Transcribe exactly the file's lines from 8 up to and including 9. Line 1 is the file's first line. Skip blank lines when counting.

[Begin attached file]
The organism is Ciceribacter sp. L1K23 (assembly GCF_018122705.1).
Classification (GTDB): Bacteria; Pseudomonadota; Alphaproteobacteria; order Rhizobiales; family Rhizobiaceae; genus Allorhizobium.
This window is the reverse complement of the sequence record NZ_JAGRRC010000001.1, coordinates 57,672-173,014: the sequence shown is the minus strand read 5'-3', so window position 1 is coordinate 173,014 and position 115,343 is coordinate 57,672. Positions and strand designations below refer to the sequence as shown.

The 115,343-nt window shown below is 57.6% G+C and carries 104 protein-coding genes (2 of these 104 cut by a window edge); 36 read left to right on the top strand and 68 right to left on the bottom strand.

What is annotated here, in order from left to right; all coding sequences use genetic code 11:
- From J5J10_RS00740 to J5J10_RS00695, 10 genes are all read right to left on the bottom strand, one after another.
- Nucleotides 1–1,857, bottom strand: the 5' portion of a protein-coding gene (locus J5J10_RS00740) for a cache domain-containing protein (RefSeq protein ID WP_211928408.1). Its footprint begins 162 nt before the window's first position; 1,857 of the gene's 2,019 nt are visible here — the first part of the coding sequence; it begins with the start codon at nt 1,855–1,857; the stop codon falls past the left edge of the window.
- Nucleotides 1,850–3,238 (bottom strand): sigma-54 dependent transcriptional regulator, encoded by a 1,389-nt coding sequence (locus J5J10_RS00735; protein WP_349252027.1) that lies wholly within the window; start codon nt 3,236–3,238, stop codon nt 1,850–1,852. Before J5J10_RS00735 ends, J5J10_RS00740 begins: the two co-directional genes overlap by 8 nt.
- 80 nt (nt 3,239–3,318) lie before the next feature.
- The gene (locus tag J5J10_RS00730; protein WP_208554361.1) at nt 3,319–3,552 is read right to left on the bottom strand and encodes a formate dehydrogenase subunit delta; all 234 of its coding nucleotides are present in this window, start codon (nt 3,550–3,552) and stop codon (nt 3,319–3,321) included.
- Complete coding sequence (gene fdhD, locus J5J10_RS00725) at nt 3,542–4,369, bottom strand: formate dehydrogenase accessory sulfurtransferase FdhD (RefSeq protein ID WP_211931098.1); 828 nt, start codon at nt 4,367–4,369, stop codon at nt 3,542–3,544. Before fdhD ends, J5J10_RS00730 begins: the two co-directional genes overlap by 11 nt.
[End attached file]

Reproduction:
- Nucleotides 1,850–3,238 (bottom strand): sigma-54 dependent transcriptional regulator, encoded by a 1,389-nt coding sequence (locus J5J10_RS00735; protein WP_349252027.1) that lies wholly within the window; start codon nt 3,236–3,238, stop codon nt 1,850–1,852. Before J5J10_RS00735 ends, J5J10_RS00740 begins: the two co-directional genes overlap by 8 nt.
- 80 nt (nt 3,239–3,318) lie before the next feature.